NASA

STBYM Live: Prime Directives & Planetary Contamination

The Prime Directive serves as the Federation’s philosophical backbone, no matter how often our favorite Trek heroes bend and break its values in order to save the day. How does this policy match up with current space exploration procedures, colonial Earth history and our most dangerous terrestrial ideas? Robert, Joe and Christian explore in this special LIVE Stuff to Blow Your Mind presentation from Star Trek: Mission New York.

OSIRIS-REx: NASA's Journey to the Netherworld

In the year 2018, NASA's OSIRIS-REx will rendezvous with the asteroid Bennu, a 1,614-foot near Earth object that might just collide with our world at some point in the 22nd century. OSIRIS-REx will explore this carbonaceous wanderer, but it will also bring a portion of it back home. Join Robert and Christian as they discuss the mission and chat with space scientists Dr. Amy. A Simon about OSIRIS-REx .

'Night Gallery' Painting or NASA Image?

British-born, New Yorker photographer Steve Pyke has made it his mission to document historically important individuals through portraiture and still-life photography. Having previously worked with World War II veterans and Holocaust survivors, he recently turned his attention to profiling the iconic individuals who helped define the 20th century through manned lunar exploration.

Is Mormonism Ideal for Space Exploration?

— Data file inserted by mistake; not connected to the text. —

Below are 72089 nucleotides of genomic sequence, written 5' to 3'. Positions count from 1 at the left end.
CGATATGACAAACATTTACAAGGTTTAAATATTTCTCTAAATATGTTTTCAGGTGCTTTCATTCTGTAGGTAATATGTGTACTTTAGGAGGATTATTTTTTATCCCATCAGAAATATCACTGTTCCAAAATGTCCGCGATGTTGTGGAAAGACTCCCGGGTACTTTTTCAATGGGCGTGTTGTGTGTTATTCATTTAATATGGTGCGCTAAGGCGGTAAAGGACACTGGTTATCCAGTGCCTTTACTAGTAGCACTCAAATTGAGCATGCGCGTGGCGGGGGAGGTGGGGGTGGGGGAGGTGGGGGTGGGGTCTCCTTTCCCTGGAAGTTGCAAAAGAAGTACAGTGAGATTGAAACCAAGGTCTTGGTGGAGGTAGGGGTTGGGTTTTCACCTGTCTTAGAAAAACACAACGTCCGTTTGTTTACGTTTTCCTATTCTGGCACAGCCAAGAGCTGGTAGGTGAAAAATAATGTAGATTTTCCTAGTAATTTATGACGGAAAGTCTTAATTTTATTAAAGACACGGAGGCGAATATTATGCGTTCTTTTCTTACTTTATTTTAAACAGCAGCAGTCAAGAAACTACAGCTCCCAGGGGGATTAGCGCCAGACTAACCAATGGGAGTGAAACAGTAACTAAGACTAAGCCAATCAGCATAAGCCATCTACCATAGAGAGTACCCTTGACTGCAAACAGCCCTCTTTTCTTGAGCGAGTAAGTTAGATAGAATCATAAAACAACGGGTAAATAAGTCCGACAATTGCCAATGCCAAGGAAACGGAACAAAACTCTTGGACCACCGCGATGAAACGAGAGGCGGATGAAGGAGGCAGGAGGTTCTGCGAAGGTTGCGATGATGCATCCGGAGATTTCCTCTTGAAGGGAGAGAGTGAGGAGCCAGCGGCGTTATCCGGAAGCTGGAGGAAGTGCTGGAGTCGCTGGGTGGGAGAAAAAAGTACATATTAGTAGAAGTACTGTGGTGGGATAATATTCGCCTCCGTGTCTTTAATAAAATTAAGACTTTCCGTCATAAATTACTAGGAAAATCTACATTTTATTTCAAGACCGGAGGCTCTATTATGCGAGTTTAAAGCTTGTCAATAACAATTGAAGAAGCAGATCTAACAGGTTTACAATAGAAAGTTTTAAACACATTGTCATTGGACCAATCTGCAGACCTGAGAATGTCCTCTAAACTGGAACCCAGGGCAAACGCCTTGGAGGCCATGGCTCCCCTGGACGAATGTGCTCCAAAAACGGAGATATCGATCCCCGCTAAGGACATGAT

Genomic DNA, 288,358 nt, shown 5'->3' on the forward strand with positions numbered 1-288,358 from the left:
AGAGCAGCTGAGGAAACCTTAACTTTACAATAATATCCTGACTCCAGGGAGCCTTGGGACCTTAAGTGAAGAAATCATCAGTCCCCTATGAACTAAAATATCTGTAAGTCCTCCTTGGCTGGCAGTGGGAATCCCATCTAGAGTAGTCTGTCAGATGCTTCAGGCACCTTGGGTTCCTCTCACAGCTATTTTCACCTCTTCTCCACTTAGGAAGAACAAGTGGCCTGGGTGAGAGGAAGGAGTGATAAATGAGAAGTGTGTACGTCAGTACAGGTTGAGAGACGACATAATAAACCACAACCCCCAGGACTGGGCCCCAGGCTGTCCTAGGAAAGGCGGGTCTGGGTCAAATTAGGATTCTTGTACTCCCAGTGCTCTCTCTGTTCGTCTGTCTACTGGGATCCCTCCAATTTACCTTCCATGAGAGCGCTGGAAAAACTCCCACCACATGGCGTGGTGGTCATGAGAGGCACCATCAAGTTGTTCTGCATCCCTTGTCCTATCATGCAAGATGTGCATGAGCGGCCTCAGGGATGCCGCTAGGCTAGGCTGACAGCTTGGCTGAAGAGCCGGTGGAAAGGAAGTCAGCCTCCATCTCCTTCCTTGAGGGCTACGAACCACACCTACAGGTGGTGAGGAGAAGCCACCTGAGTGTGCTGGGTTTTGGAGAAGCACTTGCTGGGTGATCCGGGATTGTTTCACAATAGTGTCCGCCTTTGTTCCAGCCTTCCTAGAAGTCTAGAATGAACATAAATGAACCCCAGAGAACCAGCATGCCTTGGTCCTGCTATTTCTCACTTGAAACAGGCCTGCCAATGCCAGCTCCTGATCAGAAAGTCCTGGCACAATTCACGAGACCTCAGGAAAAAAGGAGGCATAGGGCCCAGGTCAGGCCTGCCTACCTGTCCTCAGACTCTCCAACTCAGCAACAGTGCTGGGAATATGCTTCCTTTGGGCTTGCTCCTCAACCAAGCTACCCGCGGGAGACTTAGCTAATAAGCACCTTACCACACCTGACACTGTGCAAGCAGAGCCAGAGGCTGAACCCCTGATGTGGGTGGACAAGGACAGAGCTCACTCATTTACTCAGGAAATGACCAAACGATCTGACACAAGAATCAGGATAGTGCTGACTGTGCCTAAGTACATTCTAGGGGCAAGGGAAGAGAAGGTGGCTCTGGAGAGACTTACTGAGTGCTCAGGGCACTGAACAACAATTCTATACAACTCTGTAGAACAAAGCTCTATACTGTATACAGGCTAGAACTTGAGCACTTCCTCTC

previously blogged about Jewish, Christian and Islamic ritual in orbit and how we've had to rethink traditionally terrestrial rituals and observances. It seems that bearded prophets out of antiquity didn't even consider the possibility of space stations. But Mormonism is a slightly different matter as Joseph Smith founded the first Latter Day Saints church less than 200 years ago. Despite the religion's frontier roots, Mormon cosmology takes other planets and even the possibility of intelligent extraterrestrial life into account.

Is there room for God on a space mission?

Science continues to alter the shape of religious belief, so how does devotion to a god change in orbit? Would long-distance space travel require the use of on-ship burial plots for Jewish or Muslim astronauts? And what happens if the Christian rapture or some comparable end-of-days event were to occur while you're in space? Certainly, these are far from pressing theological or scientific concerns, but the topic of religious belief in space continues to pop up. Here are some quick examples in Judaism, Christianity and Islam:

We have some cool bits of Space Music to roundup this week. First, we've already covered NASA's first and last artist in residence (AIR), but what about SETI? The ET-seeking non-profit just signed on multimedia artist Charles Lindsay for a three year stint as its first AIR, during which he'll grow the program and "encourage cross disciplinary artistic expression in order to explore and illuminate the origin, nature and prevalence of life in the universe."

Remember NASA's "Space Rock" contest? Well, 2.4 million people cast their online ballots to vote for some orbital wake-up music. Sadly, they were limited to a list of 40 previously played wake-up songs that included such tracks as "Kryptonite" by 3 Doors Down. Hey, I guess the sight of an orbital sunrise can make just about anything sound good.

Ah, the NASA wake-up song! It's been a tradition since the crew of 1965's Gemini VI-A woke up to "Hello, Dolly," and it's slated to carry on through the final space shuttle missions when astronauts wake up to whatever space fans vote for. Yes, visit NASA's Space Rock Web site, and you can upload your own musical composition for consideration or vote for one of 40 previously played wake-up songs -- including the likes of Simon & Garfunkle's "Homeward Bound," Frank Sinatra's "Fly Me to the Moon" and ... er ... "Kryptonite" by 3 Doors Down. Look, no one ever said space was going to be easy.